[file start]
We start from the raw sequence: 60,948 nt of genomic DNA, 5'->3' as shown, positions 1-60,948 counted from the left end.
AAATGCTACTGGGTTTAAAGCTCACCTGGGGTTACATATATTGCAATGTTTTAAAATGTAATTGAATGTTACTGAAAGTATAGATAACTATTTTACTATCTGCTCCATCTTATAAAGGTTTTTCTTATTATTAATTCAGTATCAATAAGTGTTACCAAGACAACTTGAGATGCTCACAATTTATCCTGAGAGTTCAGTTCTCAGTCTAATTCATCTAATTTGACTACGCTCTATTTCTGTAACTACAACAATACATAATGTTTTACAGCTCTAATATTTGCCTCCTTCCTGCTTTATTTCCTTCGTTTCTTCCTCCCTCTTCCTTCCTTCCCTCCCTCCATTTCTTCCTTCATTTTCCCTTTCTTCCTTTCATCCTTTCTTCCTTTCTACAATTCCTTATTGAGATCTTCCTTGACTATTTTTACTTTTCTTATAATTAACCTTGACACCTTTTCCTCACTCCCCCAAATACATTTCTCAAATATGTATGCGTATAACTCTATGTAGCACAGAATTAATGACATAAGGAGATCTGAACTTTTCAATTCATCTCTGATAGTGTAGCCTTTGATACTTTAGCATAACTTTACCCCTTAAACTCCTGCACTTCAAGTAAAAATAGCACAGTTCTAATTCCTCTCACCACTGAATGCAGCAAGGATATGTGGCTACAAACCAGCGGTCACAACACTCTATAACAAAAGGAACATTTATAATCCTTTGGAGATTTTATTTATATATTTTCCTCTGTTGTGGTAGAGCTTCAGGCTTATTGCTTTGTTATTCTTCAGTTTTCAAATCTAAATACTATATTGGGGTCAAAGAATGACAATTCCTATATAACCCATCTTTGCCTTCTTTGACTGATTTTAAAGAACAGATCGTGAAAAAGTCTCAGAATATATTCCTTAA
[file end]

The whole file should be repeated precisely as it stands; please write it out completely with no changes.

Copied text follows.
We start from the raw sequence: 60,948 nt of genomic DNA, 5'->3' as shown, positions 1-60,948 counted from the left end.
AAATGCTACTGGGTTTAAAGCTCACCTGGGGTTACATATATTGCAATGTTTTAAAATGTAATTGAATGTTACTGAAAGTATAGATAACTATTTTACTATCTGCTCCATCTTATAAAGGTTTTTCTTATTATTAATTCAGTATCAATAAGTGTTACCAAGACAACTTGAGATGCTCACAATTTATCCTGAGAGTTCAGTTCTCAGTCTAATTCATCTAATTTGACTACGCTCTATTTCTGTAACTACAACAATACATAATGTTTTACAGCTCTAATATTTGCCTCCTTCCTGCTTTATTTCCTTCGTTTCTTCCTCCCTCTTCCTTCCTTCCCTCCCTCCATTTCTTCCTTCATTTTCCCTTTCTTCCTTTCATCCTTTCTTCCTTTCTACAATTCCTTATTGAGATCTTCCTTGACTATTTTTACTTTTCTTATAATTAACCTTGACACCTTTTCCTCACTCCCCCAAATACATTTCTCAAATATGTATGCGTATAACTCTATGTAGCACAGAATTAATGACATAAGGAGATCTGAACTTTTCAATTCATCTCTGATAGTGTAGCCTTTGATACTTTAGCATAACTTTACCCCTTAAACTCCTGCACTTCAAGTAAAAATAGCACAGTTCTAATTCCTCTCACCACTGAATGCAGCAAGGATATGTGGCTACAAACCAGCGGTCACAACACTCTATAACAAAAGGAACATTTATAATCCTTTGGAGATTTTATTTATATATTTTCCTCTGTTGTGGTAGAGCTTCAGGCTTATTGCTTTGTTATTCTTCAGTTTTCAAATCTAAATACTATATTGGGGTCAAAGAATGACAATTCCTATATAACCCATCTTTGCCTTCTTTGACTGATTTTAAAGAACAGATCGTGAAAAAGTCTCAGAATATATTCCTTAA